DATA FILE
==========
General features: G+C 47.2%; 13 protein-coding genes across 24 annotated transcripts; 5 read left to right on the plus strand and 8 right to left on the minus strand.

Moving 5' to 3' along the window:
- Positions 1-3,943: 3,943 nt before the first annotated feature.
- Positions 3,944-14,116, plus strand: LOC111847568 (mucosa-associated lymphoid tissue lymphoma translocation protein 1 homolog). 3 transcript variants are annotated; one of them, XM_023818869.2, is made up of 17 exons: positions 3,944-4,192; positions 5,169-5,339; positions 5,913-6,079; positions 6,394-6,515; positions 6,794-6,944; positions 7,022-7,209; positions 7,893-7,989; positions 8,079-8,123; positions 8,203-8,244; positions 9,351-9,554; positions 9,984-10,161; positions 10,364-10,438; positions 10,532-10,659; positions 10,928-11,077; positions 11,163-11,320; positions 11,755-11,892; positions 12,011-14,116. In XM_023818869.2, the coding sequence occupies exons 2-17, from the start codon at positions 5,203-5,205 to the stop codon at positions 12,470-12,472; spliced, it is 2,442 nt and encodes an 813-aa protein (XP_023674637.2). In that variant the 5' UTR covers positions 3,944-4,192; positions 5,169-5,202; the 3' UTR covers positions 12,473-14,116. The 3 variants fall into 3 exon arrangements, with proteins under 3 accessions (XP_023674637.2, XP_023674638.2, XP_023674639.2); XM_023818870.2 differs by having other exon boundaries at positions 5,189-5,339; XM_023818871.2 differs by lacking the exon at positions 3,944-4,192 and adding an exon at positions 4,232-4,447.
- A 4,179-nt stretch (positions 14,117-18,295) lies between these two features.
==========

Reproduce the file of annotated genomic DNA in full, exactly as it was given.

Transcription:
General features: G+C 47.2%; 13 protein-coding genes across 24 annotated transcripts; 5 read left to right on the plus strand and 8 right to left on the minus strand.

Moving 5' to 3' along the window:
- Positions 1-3,943: 3,943 nt before the first annotated feature.
- Positions 3,944-14,116, plus strand: LOC111847568 (mucosa-associated lymphoid tissue lymphoma translocation protein 1 homolog). 3 transcript variants are annotated; one of them, XM_023818869.2, is made up of 17 exons: positions 3,944-4,192; positions 5,169-5,339; positions 5,913-6,079; positions 6,394-6,515; positions 6,794-6,944; positions 7,022-7,209; positions 7,893-7,989; positions 8,079-8,123; positions 8,203-8,244; positions 9,351-9,554; positions 9,984-10,161; positions 10,364-10,438; positions 10,532-10,659; positions 10,928-11,077; positions 11,163-11,320; positions 11,755-11,892; positions 12,011-14,116. In XM_023818869.2, the coding sequence occupies exons 2-17, from the start codon at positions 5,203-5,205 to the stop codon at positions 12,470-12,472; spliced, it is 2,442 nt and encodes an 813-aa protein (XP_023674637.2). In that variant the 5' UTR covers positions 3,944-4,192; positions 5,169-5,202; the 3' UTR covers positions 12,473-14,116. The 3 variants fall into 3 exon arrangements, with proteins under 3 accessions (XP_023674637.2, XP_023674638.2, XP_023674639.2); XM_023818870.2 differs by having other exon boundaries at positions 5,189-5,339; XM_023818871.2 differs by lacking the exon at positions 3,944-4,192 and adding an exon at positions 4,232-4,447.
- A 4,179-nt stretch (positions 14,117-18,295) lies between these two features.